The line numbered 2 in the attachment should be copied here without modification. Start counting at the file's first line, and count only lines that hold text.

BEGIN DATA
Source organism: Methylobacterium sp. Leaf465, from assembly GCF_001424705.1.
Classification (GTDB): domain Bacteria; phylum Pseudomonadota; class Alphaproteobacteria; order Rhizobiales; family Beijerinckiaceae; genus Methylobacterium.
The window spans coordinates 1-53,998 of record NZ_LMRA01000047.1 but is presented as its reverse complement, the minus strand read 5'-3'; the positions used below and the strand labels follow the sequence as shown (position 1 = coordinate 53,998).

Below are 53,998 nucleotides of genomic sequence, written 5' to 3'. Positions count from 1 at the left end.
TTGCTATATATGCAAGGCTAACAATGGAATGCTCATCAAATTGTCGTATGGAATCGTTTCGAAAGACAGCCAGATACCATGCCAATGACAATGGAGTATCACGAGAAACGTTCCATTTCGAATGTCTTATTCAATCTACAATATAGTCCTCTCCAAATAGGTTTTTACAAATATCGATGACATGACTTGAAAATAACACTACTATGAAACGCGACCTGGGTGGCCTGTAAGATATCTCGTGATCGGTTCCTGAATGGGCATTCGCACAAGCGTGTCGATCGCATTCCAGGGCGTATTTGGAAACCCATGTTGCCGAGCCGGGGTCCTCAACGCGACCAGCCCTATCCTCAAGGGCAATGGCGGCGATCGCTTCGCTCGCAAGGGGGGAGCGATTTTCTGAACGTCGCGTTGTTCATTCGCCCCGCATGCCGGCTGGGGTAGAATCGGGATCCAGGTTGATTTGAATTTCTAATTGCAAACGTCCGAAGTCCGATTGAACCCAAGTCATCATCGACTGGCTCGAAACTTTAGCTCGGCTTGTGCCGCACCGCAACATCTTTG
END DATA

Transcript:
Classification (GTDB): domain Bacteria; phylum Pseudomonadota; class Alphaproteobacteria; order Rhizobiales; family Beijerinckiaceae; genus Methylobacterium.